Why Is Accounting for Convertible Debt So Hard?
September 09, 2021
By Stephen Doneson, CPA, MBA
So, your startup has entered into a convertible note agreement. Your investors are interested, and you got the money in the door! Congratulations! Now what… and why did your accountant’s face just go pale?
The accounting for convertible debts is a very technical endeavor due to the extent of relevant accounting standards to consider and the significant judgments involved.
What Is a Convertible Note?
A convertible note is debt that can be settled in exchange for the issuance of a company’s shares of stock. Companies, particularly start up, early-stage technology and life science companies, issue convertible notes rather than raising money through the issuance of stock largely due to the fact that it is usually easier. There are more legal documents to issue stock, and early-stage stock investors are generally looking for preferential terms and rights that take time and cost to negotiate. Additionally, issuing stock has an impact on current investors (i.e., founders, venture capital funds), which brings consideration of enterprise value and dilution in determining the price of the stock to be sold. As such, a great way to “bridge” the gap is the issuance of convertible notes to investors so you can iron out the details of issuing stock later on, which is why these are often called “bridge loans.”
To incentivize investors to accept these notes, terms that provide sweeteners often show up in the agreements, including (but not limited to) a guaranteed conversion price set equal to or below the fair market value of the company’s stock on the date the note is issued; the ability to settle the convertible note in exchange for stock issued in a future round of equity financing (i.e., Series A Preferred Stock, etc.) or IPO at a discounted price ranging from 10% to 30% of the price of stock sold to investors in that round; and/or the ability to convert into the company’s stock at a stated valuation cap.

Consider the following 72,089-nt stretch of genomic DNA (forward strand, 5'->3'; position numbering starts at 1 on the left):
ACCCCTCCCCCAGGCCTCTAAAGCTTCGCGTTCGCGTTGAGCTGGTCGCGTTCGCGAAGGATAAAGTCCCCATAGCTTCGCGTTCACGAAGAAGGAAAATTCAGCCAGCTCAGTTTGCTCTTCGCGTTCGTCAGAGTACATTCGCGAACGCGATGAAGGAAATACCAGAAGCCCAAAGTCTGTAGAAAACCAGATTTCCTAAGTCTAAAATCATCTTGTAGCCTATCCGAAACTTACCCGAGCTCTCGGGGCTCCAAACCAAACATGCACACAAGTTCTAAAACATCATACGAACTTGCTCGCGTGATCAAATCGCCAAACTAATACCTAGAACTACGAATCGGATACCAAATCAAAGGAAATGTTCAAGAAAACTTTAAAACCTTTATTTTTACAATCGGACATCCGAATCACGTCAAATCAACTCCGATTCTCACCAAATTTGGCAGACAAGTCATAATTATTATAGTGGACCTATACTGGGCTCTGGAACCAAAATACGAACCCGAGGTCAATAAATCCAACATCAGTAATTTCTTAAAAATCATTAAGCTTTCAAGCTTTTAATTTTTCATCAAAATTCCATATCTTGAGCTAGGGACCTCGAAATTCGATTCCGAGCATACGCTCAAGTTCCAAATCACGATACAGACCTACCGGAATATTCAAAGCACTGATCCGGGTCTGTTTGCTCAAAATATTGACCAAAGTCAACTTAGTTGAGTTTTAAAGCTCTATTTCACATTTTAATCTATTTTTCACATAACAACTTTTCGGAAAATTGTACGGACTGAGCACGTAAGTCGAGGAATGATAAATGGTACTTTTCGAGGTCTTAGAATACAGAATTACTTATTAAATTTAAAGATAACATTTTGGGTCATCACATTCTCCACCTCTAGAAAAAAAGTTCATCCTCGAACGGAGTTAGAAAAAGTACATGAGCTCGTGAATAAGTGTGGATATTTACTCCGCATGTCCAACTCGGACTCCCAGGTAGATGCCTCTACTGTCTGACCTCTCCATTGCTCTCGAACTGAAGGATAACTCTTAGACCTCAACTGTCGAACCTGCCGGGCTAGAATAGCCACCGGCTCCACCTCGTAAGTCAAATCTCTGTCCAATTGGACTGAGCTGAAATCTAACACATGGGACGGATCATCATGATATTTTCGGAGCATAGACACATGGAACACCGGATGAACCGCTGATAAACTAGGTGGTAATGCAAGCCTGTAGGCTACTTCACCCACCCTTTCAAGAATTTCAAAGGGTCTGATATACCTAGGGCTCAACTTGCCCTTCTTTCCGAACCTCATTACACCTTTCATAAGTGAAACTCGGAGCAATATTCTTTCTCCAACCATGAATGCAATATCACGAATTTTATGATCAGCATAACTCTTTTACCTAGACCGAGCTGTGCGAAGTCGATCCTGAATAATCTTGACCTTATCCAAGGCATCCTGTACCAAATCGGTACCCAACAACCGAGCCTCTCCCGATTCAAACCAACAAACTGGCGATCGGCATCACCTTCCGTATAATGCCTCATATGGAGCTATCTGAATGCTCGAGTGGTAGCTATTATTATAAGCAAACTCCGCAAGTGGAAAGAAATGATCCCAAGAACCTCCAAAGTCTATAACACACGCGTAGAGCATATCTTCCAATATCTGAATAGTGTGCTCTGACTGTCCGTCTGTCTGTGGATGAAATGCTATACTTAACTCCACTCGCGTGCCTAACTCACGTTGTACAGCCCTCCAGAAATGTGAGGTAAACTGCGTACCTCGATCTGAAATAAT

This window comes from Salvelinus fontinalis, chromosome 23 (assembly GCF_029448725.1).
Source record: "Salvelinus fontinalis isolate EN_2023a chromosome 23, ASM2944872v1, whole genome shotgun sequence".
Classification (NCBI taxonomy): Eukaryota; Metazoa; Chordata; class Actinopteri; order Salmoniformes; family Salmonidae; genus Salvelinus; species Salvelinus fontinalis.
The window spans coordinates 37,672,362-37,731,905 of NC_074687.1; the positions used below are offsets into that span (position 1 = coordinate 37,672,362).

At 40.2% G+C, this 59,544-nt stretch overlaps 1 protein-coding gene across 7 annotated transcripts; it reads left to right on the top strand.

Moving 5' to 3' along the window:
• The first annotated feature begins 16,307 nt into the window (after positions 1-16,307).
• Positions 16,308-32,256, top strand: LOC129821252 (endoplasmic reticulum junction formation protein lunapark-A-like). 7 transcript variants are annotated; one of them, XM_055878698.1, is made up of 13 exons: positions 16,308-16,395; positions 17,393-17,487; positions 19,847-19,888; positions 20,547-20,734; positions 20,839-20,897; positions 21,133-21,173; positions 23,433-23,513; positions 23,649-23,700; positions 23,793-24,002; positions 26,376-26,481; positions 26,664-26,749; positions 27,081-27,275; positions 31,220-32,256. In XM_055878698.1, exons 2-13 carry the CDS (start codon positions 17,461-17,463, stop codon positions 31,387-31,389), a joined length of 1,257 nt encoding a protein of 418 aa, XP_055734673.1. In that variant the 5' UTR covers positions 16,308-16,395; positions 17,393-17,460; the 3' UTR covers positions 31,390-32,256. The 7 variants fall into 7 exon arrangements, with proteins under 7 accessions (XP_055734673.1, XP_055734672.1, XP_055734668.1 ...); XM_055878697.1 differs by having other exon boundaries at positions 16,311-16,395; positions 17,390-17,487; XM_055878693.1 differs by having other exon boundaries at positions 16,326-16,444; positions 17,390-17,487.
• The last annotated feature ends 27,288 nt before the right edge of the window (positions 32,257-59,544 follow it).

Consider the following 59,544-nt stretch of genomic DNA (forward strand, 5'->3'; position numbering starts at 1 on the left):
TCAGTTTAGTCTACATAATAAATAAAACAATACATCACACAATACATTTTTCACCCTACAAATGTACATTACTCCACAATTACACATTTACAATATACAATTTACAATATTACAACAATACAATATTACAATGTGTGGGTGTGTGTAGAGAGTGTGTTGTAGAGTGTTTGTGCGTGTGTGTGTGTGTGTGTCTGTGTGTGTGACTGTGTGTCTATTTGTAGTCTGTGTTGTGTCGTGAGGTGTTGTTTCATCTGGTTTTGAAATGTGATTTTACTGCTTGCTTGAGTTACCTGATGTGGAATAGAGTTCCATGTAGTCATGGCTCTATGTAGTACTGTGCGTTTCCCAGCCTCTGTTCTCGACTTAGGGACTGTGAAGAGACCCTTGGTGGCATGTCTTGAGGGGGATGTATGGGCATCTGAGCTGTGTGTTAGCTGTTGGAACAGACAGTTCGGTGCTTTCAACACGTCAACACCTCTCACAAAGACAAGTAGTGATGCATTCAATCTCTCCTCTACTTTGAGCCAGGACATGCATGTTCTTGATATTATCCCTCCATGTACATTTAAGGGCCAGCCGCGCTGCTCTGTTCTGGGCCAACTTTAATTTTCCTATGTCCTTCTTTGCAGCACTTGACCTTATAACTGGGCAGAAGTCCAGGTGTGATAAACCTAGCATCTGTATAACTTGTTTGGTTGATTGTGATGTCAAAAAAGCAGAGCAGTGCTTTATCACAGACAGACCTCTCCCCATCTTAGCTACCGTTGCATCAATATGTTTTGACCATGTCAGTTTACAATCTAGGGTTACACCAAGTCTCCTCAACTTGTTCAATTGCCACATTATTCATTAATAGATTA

Why Are They So Hard To Account for?
Unfortunately, convertible notes bring with them a slew of accounting considerations. Foremost among them is whether those “sweeteners” constitute “embedded features.” Embedded features include conversion rights, redemption rights – sometimes considered put or call features – and beneficial rights that are written in the agreements. They may require a portion of the proceeds to be allocated and presented separately on the company’s balance sheet. Multiple accounting standards must be considered, including:
- ASC 815, Derivatives and Hedging. If an embedded feature meets the definition of a derivative, the feature must be bifurcated and valued at fair value upon issuance and at each subsequent reporting period.
- ASC 405-50, Debt Extinguishments and Modifications. Changing the terms of convertible notes requires additional consideration if a change in a conversion feature is substantial and relevant to the 10% cash flow test. Additionally, the ultimate settlement of debt into shares may constitute a debt extinguishment.
- ASC 825, Fair Value Option. Most likely, you have accounted for debt issued at the value of proceeds received, less issuance costs. However, a “hybrid instrument,” as convertible notes with embedded features are considered, may be measured at fair value with changes reported in earnings. There are exceptions, such as notes requiring bifurcation of a cash conversion or beneficial conversion feature – see ASU 2020-06